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The Struggle is Real, for Federal Contractors That Is
Part 1: On the Difficulties of Attracting a Qualified, Diverse Workforce
It has been, and continues to be, difficult for federal contractors to meet their diversity requirements. To get a better understanding of these difficulties, we will discuss the problem in two parts. Part I will address the main difficulties for federal contractors in achieving their affirmative action established goals. In Part II of this series, we will provide some viable solutions to this growing issue. We will also follow with successful life experiences for a learning lesson.
These days, it is problematic enough to find qualified employees before ever expanding the inquiry into the ethnic and racial makeup of the employees of any one contractor. These well-meaning requirements are more than 50 years old. When these requirements were put into law, there was no cable TV, let alone internet. We would all concede that technology has changed the country significantly since then, along with changing the needs of federal contractors from their workforce.
Although the needs of employers grow at the rate of technological advancement, affirmative action regulations remain just as they were enacted so many years ago. Back then, most employers could hire potential workers right out of high school. Now, that’s untenable. The skills gap is part of the problem, but it doesn’t account for diversity problems resulting from the labor market and automation. Each will be addressed in turn.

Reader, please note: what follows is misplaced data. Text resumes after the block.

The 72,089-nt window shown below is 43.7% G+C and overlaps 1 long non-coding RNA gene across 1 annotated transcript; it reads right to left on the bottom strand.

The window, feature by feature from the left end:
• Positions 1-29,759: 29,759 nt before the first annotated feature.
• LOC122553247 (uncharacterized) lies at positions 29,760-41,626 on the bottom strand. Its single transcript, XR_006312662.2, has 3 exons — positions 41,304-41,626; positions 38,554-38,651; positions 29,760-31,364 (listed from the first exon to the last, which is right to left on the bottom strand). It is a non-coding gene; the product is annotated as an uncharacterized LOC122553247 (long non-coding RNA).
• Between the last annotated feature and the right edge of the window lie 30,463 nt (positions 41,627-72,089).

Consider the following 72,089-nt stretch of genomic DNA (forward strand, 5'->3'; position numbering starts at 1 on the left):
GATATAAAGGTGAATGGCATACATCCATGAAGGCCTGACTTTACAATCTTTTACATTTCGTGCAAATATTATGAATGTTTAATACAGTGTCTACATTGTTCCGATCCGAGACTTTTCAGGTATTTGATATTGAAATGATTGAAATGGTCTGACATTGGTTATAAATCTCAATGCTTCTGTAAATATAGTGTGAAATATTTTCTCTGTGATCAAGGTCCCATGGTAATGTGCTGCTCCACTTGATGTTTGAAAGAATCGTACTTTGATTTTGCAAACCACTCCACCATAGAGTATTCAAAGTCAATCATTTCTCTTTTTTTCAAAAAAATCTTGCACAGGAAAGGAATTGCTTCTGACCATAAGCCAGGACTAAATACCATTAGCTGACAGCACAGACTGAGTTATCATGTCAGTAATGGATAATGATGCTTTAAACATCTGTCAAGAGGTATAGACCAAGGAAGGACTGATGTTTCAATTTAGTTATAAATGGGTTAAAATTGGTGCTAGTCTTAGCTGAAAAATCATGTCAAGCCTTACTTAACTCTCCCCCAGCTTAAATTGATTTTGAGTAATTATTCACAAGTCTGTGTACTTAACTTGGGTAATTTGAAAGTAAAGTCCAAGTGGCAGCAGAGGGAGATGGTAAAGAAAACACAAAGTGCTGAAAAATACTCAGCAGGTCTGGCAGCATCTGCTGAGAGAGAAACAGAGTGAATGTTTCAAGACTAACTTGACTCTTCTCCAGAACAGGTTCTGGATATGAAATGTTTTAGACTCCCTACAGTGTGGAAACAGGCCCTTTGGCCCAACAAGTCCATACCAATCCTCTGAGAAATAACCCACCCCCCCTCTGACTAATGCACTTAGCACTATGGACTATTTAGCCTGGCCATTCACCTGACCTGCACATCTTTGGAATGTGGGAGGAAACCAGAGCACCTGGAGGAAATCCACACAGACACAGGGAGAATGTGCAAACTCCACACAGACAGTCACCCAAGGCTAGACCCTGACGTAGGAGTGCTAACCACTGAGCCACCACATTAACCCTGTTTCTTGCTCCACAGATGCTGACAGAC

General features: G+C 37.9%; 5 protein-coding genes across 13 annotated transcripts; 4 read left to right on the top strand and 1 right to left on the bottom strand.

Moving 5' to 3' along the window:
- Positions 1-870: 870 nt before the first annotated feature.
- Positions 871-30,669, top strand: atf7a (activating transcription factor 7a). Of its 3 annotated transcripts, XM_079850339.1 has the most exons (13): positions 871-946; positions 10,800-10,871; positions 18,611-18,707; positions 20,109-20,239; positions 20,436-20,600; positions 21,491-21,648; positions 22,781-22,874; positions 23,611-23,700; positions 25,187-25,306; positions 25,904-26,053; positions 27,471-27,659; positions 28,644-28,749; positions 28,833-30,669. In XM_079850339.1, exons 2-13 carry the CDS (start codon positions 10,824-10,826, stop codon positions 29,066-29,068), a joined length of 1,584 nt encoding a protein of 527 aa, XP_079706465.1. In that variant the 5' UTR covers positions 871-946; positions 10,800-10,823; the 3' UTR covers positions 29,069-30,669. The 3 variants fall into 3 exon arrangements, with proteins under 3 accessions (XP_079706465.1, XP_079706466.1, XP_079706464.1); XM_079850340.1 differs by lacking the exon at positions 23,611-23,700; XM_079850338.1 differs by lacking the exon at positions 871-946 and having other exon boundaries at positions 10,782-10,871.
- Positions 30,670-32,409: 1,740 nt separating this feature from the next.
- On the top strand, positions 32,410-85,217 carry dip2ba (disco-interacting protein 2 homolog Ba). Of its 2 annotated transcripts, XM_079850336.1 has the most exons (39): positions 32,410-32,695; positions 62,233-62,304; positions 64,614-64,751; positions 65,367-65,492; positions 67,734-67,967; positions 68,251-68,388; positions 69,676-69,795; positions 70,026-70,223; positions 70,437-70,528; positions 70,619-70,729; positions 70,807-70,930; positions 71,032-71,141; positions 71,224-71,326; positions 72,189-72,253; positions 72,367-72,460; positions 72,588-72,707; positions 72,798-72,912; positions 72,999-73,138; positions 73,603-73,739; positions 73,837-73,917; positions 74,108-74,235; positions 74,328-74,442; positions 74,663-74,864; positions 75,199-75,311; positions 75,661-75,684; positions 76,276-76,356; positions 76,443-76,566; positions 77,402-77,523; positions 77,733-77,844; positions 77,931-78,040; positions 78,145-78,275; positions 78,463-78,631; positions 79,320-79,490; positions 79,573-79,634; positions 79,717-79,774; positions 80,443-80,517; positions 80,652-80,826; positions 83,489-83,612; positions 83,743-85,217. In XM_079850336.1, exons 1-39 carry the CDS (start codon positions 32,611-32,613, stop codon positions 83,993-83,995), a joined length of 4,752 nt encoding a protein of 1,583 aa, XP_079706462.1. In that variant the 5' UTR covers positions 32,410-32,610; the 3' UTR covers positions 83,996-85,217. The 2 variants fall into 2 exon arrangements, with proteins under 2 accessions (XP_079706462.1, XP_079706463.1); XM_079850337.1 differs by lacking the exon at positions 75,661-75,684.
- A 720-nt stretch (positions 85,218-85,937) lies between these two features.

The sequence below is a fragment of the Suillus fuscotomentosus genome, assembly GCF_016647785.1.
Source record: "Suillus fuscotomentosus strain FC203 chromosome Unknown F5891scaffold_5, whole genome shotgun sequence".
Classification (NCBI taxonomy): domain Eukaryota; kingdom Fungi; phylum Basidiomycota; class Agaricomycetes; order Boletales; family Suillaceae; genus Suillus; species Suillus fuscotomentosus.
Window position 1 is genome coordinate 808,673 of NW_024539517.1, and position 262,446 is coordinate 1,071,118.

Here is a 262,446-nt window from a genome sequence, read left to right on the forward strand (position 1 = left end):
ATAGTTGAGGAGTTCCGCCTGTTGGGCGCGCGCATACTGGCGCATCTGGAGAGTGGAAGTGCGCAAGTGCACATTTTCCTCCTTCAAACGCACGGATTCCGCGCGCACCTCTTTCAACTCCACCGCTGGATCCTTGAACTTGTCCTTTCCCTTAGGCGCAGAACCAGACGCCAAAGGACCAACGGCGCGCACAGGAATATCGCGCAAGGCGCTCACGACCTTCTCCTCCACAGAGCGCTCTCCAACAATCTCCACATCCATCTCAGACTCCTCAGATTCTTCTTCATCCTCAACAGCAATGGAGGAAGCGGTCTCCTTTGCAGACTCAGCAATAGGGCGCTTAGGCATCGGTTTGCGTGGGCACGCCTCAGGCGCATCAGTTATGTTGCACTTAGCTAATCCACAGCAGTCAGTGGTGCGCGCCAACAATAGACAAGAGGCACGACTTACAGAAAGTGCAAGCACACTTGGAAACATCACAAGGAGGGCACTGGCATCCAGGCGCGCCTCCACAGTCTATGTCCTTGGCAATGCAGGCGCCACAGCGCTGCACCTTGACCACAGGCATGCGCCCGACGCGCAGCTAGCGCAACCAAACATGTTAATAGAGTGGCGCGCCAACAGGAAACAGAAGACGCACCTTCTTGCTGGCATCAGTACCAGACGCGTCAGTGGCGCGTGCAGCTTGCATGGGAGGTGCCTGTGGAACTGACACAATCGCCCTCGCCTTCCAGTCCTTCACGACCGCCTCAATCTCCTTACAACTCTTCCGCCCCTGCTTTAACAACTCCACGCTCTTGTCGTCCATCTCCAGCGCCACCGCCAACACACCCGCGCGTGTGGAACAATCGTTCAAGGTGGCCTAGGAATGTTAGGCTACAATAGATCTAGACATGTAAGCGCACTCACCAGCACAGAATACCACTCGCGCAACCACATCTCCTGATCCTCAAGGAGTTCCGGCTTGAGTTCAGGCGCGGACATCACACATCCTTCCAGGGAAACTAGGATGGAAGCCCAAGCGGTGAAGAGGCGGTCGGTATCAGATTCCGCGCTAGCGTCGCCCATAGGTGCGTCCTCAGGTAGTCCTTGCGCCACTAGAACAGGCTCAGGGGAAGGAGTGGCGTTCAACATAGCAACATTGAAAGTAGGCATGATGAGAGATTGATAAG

What will elucidate itself as we work through the series is that no single institution can account for the dearth of qualified workers. Some community collaboration may be in order.
STEM Programs for America’s Minority Children are Only in Their Infancy
The Guardian published a common refrain for STEM education that proves this point. The writer, Ms. Sophia Shaw, may be correct in asserting that the necessary means to get better diversity in the type of federal contracting jobs we are discussing is to provide one-on-one mentors that “enable [students] to envision a rewarding career that they might otherwise have considered out of reach.” This is an assertion that is difficult to prove, but may well be correct. Yet, even Ms. Shaw concedes that “this will take a significant investment of time and talent,” (note the verb tense).